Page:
Audio Mixing in Pro Tools on the Surface Pro 3 Tablet

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When my manager asked me to write a piece about pro audio mixing on a tablet, my curiosity was definitely piqued. The thought of resorting to a tablet-specific prosumer DAW, sacrificing a professional feature set, and forgoing the use of my favorite plug-ins, was a challenge I was ready to take on. As he told me more about the assignment, it became apparent that I wouldn't be writing about pro audio mixing on just any tablet, I'd be writing about a tablet with a 2.3 GHz dual-core i7 processor, an optional keyboard, and an electronic pen that runs the desktop version of Windows 8 Professional—namely, the Surface Pro 3.

Naturally, my first thoughts were "Hmm... I wonder if I can I get Pro Tools running on this thing?” and “…what about my Waves plug-ins?" Considering that I had access to the Surface Pro Type Cover detachable keyboard for punching-in shortcuts, and that the tablet features a full-size USB 3.0 port for my iLok, I saw no reason that it wouldn't be feasible. Inspired, I took to the Avid site to do some research and found that although the Surface Pro 3 isn't technically an "Avid-qualified computer" its specifications exceed those of some of the recommended laptops. Now encouraged, I downloaded installers for PT10, as well as the Waves Mercury bundle, and started getting down to business.

Both installs went smoothly, with no anomalies to speak of. So, I plugged my Pro Tools iLok into the USB 3.0 socket, double-clicked the familiar purple and silver icon, and was greeted by the good ol' "unable to locate hardware" error. Ah yes, I love that one. Don't we all? After a minute or two of head scratching, I remembered that I had forgotten a key step: the ASIO driver. If you've ever tried to get PT working on a Windows machine, you've probably figured out that it won't work with your native audio driver, as say, it would on a Mac using Core Audio. Luckily, there is an excellent free and widely used ASIO driver called ASIO4ALL that I was able to download and install on the Surface Pro 3 in a matter of seconds. Once I did that, Pro Tools loaded right up.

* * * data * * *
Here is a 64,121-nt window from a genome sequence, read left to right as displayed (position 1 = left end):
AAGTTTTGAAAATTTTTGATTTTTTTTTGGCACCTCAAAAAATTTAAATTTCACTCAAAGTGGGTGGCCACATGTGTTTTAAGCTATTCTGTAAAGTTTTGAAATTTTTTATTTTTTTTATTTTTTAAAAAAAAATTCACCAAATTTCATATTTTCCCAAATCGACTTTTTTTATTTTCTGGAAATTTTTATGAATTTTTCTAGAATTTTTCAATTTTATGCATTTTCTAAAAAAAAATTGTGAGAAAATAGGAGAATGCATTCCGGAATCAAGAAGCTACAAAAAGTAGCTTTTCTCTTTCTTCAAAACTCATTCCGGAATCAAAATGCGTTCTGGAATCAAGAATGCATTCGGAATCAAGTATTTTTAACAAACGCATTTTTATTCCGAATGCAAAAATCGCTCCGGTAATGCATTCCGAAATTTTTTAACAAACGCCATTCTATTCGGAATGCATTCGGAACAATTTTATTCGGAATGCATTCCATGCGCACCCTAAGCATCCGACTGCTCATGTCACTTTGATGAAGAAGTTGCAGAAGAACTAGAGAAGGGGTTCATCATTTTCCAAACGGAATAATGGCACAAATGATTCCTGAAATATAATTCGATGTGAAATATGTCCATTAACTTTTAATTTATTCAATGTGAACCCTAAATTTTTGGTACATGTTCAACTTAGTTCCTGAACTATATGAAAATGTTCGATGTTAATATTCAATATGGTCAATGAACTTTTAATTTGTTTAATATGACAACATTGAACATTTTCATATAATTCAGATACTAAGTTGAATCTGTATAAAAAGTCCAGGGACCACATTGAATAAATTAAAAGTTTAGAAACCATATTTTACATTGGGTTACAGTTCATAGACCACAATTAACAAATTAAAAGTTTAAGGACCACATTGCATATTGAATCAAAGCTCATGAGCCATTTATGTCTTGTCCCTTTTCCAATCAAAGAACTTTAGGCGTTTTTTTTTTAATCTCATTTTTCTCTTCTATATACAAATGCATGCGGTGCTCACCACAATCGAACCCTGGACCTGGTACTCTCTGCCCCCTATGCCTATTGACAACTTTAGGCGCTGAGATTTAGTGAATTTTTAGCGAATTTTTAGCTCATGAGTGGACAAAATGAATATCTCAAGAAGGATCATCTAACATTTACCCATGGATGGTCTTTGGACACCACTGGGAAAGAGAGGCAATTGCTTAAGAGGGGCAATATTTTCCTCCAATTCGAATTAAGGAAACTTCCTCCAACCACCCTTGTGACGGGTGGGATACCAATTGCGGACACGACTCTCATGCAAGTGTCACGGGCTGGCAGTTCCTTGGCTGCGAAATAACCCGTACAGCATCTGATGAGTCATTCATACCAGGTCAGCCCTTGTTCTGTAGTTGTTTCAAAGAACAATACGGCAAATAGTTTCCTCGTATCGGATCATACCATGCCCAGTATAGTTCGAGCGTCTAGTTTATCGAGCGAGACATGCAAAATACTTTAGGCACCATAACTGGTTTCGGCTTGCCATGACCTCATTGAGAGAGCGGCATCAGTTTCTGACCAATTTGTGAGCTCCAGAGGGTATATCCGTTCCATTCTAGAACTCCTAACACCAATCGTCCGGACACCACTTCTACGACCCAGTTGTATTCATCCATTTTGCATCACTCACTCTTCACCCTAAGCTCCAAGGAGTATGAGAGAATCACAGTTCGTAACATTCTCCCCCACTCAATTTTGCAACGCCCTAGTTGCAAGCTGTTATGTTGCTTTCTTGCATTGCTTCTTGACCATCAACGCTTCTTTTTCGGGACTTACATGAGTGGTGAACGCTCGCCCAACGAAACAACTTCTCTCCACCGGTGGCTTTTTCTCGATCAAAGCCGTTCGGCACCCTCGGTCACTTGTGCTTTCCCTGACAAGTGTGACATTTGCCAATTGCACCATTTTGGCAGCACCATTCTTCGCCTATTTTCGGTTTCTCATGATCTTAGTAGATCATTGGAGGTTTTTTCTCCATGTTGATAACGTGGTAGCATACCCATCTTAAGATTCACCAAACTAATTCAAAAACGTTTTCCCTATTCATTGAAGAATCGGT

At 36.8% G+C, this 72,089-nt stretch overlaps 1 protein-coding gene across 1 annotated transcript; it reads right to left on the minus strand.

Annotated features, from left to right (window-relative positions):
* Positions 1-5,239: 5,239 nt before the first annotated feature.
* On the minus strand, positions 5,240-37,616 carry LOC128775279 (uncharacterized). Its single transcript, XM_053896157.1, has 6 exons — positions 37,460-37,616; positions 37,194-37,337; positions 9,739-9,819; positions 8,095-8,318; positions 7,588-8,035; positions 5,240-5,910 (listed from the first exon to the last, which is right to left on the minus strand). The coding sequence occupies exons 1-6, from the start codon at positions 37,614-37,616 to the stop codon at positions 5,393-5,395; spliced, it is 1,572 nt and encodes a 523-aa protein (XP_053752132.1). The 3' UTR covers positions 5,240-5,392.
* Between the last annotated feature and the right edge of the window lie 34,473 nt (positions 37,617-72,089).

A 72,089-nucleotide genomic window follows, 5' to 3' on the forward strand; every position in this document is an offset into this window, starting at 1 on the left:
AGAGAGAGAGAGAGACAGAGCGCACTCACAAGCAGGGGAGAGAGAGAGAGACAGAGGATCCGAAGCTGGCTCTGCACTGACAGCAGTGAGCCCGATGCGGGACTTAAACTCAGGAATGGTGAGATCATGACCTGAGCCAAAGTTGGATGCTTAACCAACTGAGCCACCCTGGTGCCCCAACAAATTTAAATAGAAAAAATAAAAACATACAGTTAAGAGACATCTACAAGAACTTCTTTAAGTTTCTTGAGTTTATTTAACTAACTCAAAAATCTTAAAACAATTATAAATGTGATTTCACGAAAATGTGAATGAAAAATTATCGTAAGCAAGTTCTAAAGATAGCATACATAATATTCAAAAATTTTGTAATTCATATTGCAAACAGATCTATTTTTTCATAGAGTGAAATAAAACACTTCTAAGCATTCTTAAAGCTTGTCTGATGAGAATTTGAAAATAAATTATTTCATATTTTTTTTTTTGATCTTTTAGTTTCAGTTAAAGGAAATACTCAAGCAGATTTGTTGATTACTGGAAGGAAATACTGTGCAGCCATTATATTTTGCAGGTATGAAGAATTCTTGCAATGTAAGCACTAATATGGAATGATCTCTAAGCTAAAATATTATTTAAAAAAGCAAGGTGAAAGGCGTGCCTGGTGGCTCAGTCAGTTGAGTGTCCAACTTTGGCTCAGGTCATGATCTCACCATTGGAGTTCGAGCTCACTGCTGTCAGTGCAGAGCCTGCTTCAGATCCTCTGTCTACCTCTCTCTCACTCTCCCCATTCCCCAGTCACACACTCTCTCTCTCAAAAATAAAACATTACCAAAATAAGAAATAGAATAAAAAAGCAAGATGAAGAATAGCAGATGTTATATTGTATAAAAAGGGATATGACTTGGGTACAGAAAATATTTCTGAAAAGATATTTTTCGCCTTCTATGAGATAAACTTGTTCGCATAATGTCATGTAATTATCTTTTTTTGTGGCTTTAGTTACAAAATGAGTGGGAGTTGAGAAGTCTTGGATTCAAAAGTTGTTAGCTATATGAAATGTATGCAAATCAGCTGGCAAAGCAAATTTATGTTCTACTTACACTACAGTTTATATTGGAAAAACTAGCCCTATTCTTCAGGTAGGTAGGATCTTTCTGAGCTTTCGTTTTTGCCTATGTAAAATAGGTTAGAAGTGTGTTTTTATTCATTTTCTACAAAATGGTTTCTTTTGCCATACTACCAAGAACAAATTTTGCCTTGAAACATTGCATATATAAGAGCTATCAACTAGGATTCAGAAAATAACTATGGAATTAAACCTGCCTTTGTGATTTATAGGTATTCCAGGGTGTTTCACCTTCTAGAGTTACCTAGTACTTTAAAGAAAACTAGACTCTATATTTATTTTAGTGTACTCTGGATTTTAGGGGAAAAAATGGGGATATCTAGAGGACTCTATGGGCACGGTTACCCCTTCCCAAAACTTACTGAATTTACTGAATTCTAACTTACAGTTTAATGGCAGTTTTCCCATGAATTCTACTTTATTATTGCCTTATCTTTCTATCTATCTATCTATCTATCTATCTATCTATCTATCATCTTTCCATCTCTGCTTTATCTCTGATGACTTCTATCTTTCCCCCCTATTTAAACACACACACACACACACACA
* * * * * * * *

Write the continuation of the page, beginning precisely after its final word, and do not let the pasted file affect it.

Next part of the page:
Curious to see how well (or how poorly) the Surface Pro 3 handled Pro Tools and its stock plug-ins, I proceeded to load up the demo session, a catchy Brit-rock inspired pop tune called "Turn Me Off" by the Oakland, CA, rock outfit Audrye Sessions. The mix consisted of 37 audio tracks, tons of sub-mixes and parallel buses, 2 virtual instruments, and quite a bit of processing using Avid plug-ins, such as Channel Strip, D-Verb, AIR Verb, Boom, Structure Free, and others.

To my delight, the Surface Pro 3 was able to play back the 44.1-kHz session without a hitch with the Pro Tools playback engine set to 3 of 4 virtual cores used, CPU limit at 99%, ignore errors not checked, delay compensation set to maximum, and sample hardware buffer size set to 512. For readers who may not know, hardware buffer is a setting in the Pro Tools playback engine that effectively balances system latency with the amount of time the computer allows itself to process audio. So, the lower the H/W buffer, the more responsive the system is, but the more strain there is on the computer to keep up. For mixing in general, it's usually recommended to raise the buffer size to allow the computer more time for effects processing. However, I wanted to see how well the Surface Pro 3 performed under more strenuous, lower-latency conditions, so for testing purposes I bumped the H/W buffer down to 128. Surprisingly, it still performed extremely well, with no overload errors and the CPU running at about 37 - 38%. At an even lower 64 sample buffer, it ran between 41 - 45% CPU usage, but at this setting Pro Tools was giving me some intermittent -9128 CPU overload messages. So, I turned the buffer back up to 128 samples and left it there for the balance of my test.